Sadness, something we all try to avoid at all costs, can expose your heart, too. Sometimes we harden ourselves against sadness, in the process creating dead zones in our psyche and body. It’s as if in our fear of unleashing our full potential, we’ve numbed ourselves against feeling fully. We have the reins tight in our hands, and we’ll never let go, lest we lose ourselves, we think. Soften yourself and feel your sadness. Really feel your sadness. Softness is like the ocean, while it is yielding, it is not weak. Yield, surrender to your sadness without falling apart. Soften your belly, feel the tidal swells moving through you, the heaves of gasps for yearning. There’s an astounding depth of love released by sadness. Ever heard and experienced the raw beauty of the blues art form?
Love can transform all these previously destructive emotions into something powerful and alive.
People mistake my work in social justice for anger. But aggression for love’s sake is passion. Even the word protest uncovers some this: Pro means being for something. Test is to speak, as in testify, or testimony. To protest is to speak for something, to stand for something. To speak truth to power.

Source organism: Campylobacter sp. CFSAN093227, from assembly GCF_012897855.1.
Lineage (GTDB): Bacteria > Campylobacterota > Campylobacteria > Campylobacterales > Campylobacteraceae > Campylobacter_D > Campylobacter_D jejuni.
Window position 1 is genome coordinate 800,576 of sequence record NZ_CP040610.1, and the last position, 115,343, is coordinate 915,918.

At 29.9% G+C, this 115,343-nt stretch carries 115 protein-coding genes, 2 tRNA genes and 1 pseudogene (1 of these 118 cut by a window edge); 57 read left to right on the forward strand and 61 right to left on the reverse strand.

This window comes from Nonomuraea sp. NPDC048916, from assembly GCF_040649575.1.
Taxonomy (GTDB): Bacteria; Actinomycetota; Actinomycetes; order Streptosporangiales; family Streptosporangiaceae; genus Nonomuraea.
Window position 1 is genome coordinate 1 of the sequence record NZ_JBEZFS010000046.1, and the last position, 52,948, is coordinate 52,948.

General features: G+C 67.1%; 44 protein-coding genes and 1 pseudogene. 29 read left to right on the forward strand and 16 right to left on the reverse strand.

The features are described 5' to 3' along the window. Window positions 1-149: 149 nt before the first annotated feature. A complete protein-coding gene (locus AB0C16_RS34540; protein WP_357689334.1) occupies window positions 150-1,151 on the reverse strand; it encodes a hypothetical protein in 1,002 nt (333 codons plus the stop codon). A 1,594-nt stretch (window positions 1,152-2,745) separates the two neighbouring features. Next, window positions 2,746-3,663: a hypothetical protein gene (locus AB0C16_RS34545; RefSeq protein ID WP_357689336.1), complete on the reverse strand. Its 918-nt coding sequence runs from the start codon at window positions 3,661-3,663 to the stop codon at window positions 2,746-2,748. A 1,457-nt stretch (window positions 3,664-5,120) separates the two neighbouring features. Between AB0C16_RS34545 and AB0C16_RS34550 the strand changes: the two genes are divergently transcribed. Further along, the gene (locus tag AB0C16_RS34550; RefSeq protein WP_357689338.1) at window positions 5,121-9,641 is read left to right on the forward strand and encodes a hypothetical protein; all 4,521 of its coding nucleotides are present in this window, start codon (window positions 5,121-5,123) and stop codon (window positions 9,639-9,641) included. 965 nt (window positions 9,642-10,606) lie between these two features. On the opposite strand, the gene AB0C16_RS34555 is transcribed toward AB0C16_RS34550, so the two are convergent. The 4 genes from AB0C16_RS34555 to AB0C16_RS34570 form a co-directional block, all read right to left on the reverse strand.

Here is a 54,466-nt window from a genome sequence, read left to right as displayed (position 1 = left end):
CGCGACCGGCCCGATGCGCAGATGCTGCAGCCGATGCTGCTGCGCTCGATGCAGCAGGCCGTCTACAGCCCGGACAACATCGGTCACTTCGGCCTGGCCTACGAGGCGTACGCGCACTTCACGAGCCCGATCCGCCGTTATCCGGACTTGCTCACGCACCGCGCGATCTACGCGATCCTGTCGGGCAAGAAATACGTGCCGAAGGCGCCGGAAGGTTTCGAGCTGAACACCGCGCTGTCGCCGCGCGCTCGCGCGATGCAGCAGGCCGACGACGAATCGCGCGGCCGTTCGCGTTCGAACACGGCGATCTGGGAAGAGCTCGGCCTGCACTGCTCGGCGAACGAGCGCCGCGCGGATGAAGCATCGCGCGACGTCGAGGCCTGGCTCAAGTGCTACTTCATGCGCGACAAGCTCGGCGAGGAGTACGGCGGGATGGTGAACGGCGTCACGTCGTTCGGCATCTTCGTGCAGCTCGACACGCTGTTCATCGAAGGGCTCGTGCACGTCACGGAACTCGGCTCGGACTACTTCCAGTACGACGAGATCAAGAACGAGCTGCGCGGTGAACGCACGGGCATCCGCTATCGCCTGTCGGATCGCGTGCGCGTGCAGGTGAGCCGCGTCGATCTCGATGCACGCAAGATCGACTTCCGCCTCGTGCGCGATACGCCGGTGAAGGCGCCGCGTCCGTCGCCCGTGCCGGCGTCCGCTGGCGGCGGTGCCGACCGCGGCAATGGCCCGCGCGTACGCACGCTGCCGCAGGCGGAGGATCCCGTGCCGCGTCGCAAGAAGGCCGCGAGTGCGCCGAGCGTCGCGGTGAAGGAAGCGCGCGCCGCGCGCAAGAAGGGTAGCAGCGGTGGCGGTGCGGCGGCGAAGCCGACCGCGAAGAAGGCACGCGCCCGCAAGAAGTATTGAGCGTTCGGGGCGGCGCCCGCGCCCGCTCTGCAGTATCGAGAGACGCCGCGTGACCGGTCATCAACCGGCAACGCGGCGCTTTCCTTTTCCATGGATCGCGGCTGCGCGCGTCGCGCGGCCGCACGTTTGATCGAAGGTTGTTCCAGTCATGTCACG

In order to take the next step, we have to come to the awareness that true spiritual and sexual passion demands your capacity to open as wild as the moment does. Just like with me and that horse. Sometimes the force of our emotions can scare us, and we need to be careful, to develop psychologically safe spaces. But to refuse to venture further is to deny yourself life.
Smacks and shouts and dark desires can wield love as powerfully as gentle kisses, mild-mannered moods, and pats on the back. And yes, this takes practice, and you might want to hold on to those reins a little tightly at first or until you feel safe. It might take years to open freely in this way, but until you do, it’s as if you’ve entered an amusement park but have refused to get on the rides.
My name is Eddie and I’m in recovery from civilization…